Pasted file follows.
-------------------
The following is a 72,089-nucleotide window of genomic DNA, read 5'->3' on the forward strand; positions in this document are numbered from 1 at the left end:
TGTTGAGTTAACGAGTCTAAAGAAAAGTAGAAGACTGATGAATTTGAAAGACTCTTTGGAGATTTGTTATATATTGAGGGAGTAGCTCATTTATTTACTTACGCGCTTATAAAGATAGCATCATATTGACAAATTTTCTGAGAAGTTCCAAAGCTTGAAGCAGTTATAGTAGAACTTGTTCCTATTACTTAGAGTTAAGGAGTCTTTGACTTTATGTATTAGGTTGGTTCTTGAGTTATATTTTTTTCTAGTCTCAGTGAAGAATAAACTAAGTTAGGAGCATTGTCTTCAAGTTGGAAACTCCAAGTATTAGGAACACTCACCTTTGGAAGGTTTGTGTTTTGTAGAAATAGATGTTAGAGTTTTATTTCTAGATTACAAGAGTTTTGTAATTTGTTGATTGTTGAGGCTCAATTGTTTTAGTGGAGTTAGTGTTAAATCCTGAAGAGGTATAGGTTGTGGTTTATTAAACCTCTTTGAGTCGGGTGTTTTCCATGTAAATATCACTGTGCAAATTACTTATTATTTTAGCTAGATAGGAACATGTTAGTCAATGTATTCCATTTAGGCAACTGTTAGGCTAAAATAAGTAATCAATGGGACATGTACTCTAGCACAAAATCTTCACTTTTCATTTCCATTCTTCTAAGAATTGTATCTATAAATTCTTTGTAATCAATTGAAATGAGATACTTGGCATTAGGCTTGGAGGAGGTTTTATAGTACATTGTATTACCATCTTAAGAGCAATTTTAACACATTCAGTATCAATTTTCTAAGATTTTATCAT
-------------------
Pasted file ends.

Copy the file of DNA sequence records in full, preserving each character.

The following is a 72,089-nucleotide window of genomic DNA, read 5'->3' on the forward strand; positions in this document are numbered from 1 at the left end:
TGTTGAGTTAACGAGTCTAAAGAAAAGTAGAAGACTGATGAATTTGAAAGACTCTTTGGAGATTTGTTATATATTGAGGGAGTAGCTCATTTATTTACTTACGCGCTTATAAAGATAGCATCATATTGACAAATTTTCTGAGAAGTTCCAAAGCTTGAAGCAGTTATAGTAGAACTTGTTCCTATTACTTAGAGTTAAGGAGTCTTTGACTTTATGTATTAGGTTGGTTCTTGAGTTATATTTTTTTCTAGTCTCAGTGAAGAATAAACTAAGTTAGGAGCATTGTCTTCAAGTTGGAAACTCCAAGTATTAGGAACACTCACCTTTGGAAGGTTTGTGTTTTGTAGAAATAGATGTTAGAGTTTTATTTCTAGATTACAAGAGTTTTGTAATTTGTTGATTGTTGAGGCTCAATTGTTTTAGTGGAGTTAGTGTTAAATCCTGAAGAGGTATAGGTTGTGGTTTATTAAACCTCTTTGAGTCGGGTGTTTTCCATGTAAATATCACTGTGCAAATTACTTATTATTTTAGCTAGATAGGAACATGTTAGTCAATGTATTCCATTTAGGCAACTGTTAGGCTAAAATAAGTAATCAATGGGACATGTACTCTAGCACAAAATCTTCACTTTTCATTTCCATTCTTCTAAGAATTGTATCTATAAATTCTTTGTAATCAATTGAAATGAGATACTTGGCATTAGGCTTGGAGGAGGTTTTATAGTACATTGTATTACCATCTTAAGAGCAATTTTAACACATTCAGTATCAATTTTCTAAGATTTTATCAT